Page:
Do I answer the fool?? (Coffee Chat 16)

coffee chat

Good morning!

It’s been far too long since we’ve met for a cup of coffee (or tea) in our virtual coffee corner! If you’re new to the blog, welcome! Every so often I like to host a little “coffee chat” to discuss some question or other. This one is long overdue! As always, it’s important to keep the discussion civil—any ad hominem attacks will be deleted without apology.

So grab a cup of joe (or a mug of hot cocoa) and join in the discussion!

For today’s coffee chat, I want to hear your thoughts on the following verses:

Answer not a fool according to his folly,
lest you be like him yourself.
Answer a fool according to his folly,
lest he be wise in his own eyes.

~ Proverbs 26:4-5, ESV (emphasis mine)

In our post-modern society, most discussions take place via the internet (like this one). Facebook, blog posts, and news comments are breeding grounds for vitriol—“you’re a bigot! You’re ignorant. You’re racist. You’re a sheep! You’re uneducated.”

“Blah blah blah (insult) yak yak yak (attack).”

Listening to some people duel with their keyboards is akin to listening to two children bickering on the playground. What’s worse, those attacks are often made by self-proclaimed “intelligent” people.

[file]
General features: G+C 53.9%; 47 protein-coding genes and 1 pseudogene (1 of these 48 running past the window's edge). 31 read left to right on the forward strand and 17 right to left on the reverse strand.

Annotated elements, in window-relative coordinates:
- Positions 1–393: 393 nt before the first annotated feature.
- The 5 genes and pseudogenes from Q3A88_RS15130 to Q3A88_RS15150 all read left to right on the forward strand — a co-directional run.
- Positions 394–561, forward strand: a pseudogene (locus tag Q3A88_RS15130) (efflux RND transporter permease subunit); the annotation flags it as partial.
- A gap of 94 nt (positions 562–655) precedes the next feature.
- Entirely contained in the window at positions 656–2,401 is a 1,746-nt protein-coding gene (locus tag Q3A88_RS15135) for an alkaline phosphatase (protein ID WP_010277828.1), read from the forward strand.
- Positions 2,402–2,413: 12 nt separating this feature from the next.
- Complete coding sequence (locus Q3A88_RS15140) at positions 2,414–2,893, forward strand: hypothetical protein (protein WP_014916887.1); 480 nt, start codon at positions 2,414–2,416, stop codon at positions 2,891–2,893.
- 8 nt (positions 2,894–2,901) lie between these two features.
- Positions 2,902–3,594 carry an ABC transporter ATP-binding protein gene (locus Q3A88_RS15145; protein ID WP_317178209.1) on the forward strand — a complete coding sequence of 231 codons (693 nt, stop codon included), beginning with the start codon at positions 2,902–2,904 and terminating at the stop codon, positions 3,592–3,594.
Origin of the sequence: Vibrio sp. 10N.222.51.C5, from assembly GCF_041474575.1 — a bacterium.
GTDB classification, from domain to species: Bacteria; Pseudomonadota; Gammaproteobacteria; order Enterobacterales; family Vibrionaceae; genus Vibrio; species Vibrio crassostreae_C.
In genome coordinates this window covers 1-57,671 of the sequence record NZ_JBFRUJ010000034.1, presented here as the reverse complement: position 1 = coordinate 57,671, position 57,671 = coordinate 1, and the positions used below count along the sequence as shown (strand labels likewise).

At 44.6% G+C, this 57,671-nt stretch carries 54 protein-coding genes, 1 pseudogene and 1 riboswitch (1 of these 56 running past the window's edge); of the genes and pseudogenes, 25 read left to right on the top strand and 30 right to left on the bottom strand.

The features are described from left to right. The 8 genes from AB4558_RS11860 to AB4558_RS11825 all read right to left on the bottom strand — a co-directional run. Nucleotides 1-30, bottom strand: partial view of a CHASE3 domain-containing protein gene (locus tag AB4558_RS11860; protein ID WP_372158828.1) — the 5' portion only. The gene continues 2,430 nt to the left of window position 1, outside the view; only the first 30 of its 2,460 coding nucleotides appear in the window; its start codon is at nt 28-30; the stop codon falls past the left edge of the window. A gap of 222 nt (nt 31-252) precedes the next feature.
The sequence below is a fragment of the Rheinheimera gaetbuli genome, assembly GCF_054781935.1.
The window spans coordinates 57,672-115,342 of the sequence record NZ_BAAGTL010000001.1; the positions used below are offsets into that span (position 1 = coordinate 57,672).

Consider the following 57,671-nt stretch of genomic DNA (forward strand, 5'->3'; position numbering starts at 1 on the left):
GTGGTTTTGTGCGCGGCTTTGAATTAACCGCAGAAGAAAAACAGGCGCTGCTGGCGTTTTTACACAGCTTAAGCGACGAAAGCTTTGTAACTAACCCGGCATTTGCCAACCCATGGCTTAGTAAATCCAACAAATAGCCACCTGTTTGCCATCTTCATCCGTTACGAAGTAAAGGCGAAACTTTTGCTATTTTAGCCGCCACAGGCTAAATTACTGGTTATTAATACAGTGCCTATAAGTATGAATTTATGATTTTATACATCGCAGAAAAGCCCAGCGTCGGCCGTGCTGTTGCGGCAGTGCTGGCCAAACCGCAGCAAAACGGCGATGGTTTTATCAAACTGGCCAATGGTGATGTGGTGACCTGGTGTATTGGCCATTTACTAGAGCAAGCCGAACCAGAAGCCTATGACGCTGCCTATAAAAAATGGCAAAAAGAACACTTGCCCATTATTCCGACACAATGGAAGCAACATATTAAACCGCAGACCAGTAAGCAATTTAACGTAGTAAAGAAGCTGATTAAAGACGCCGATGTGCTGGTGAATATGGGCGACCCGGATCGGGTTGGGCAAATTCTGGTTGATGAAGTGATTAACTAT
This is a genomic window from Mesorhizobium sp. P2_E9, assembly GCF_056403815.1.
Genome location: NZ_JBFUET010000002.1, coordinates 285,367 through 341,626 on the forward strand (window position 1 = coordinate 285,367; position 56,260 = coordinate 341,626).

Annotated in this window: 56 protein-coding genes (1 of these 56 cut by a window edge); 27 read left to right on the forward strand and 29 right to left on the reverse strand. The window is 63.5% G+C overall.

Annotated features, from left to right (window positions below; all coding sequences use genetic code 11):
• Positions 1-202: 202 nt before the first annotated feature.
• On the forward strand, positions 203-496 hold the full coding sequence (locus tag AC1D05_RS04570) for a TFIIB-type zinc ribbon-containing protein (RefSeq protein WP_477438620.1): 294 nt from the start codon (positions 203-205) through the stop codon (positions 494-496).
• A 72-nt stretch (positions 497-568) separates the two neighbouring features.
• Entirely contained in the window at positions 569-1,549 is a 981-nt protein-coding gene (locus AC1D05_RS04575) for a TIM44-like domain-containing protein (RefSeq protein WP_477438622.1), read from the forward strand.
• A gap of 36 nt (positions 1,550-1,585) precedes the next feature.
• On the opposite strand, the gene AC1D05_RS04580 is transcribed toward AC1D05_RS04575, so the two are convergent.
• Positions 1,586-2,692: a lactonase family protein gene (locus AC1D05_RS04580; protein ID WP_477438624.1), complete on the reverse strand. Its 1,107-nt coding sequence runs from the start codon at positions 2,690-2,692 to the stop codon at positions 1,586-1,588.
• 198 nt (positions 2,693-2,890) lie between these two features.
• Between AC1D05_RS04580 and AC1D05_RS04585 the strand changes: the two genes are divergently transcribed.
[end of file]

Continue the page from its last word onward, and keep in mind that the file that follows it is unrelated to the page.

When I was in college, I had a Political Science professor who had mastered the art of whipping people into frenzied debate. I rarely entered these classroom discussions because they resembled current Facebook threads before Facebook even existed. As much as I burned to dive in and correct some misapprehensions, I’d stay out of it. I knew there was no persuading the other side. (The two sides weren’t listening to each other anyway). Besides, it was helpful to listen to both sides and find the problems with each. The professor allowed the bloodbath to rage, only occasionally stepping in. Meanwhile, he leaned on his desk at the head of the classroom, smirking like some impish greek deity looking down on the antics of mere mortals. Every so often he’d catch me watching him and give me a wink as if to say, “Isn’t this funny?” I suppose it was. And yet, it disturbed me to see how misguided people were and I felt uneasy about keeping my mouth shut. But again, what was the point of debating such chaotically emotional people?

Christians online say some truly shocking things as well. You can’t beat someone over the head with a bible, and using bible verses to persuade someone who doesn’t believe in the authority of the Bible is counterproductive. Oh, and one more thing—just because something is typed, not spoken, doesn’t mean God is going to overlook the viciousness or intent of those statements.